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TitleNepal : analysis of baseline survey data on Japanese Encephalitis, Kala-azar and Malaria
Publication TypeMiscellaneous
Year of Publication2003
AuthorsHouston, R, Chhetry, D
Secondary TitleActivity report / EHP
Volumeno. 121
Paginationxvi, 54 p. + 24 p. annexes : 14 boxes, 14 fig., 39 tab.
Date Published2003-08-01
PublisherEnvironmental Health Project (EHP)
Place PublishedArlington, VA, USA
Keywordsdisease control, health education, nepal, program for the prevention and control of selected infectious diseases in nepal, sdiasi, sdihyg, surveys, vector-borne diseases

The potential risk factors of vector-borne diseases can vary from one household/population group to another. To understand potential risk factors better, this study introduces various household/population groups in Nepal and analyzes the potential risk factors for malaria, kala-azar (visceral leichmaniasis) and Japanese encephalitis across these groups. This report describes the socio-economic and demographic characteristics of the study population and respondents, examines variations in two potential bed net risks, and analyzes survey findings for lessons on how to make interventions for these diseases more effective. Geographic variation in indicators was considerable within a given disease-specific sample, implying that variations in socio-demographic indicators were high across the surveyed area and low across the disease-specific samples. Therefore, the three disease-specific samples produced consistent results regarding the common variables.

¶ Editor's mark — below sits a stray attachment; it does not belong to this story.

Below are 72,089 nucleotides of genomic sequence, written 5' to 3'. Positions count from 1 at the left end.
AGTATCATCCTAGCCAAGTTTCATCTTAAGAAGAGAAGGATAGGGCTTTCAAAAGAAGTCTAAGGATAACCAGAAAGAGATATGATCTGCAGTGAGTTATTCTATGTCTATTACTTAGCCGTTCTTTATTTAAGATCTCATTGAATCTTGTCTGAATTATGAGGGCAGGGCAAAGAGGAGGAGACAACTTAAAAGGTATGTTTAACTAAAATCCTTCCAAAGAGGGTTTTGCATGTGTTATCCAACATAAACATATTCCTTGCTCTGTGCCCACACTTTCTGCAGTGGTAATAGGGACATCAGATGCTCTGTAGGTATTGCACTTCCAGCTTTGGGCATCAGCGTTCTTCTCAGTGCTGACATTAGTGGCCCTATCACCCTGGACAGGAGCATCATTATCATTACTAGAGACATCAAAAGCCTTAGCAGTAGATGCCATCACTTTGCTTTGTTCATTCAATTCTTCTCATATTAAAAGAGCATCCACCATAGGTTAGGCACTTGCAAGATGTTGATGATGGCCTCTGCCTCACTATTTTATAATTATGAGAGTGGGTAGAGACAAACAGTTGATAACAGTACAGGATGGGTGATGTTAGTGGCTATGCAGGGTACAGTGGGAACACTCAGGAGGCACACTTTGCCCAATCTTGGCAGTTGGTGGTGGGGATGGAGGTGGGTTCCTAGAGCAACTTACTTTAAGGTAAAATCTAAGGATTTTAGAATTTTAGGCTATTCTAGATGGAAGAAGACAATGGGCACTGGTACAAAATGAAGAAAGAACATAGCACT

Bed nets are an important means of protection against vector bites. This study examines variations across several household groups and analyzes their association with household-level socio-economic status and size : 1) the risk presented by lacking bed nets; and 2) the risk presented by not having enough bed nets to protect all family members.

As socio-economic status increases both risks decrease. The risk presented by lack of nets increases as household size increases, reaching its maximum at a household size of six and then tends to decrease. In contrast, the risk presented by lack of bed net protection for all household members continues to increase as household size increases. This explains why Terai-group households, which tend to be larger, were at greater risk of leaving some household members unprotected.

Notes3 ref.
Custom 1822, 245.3



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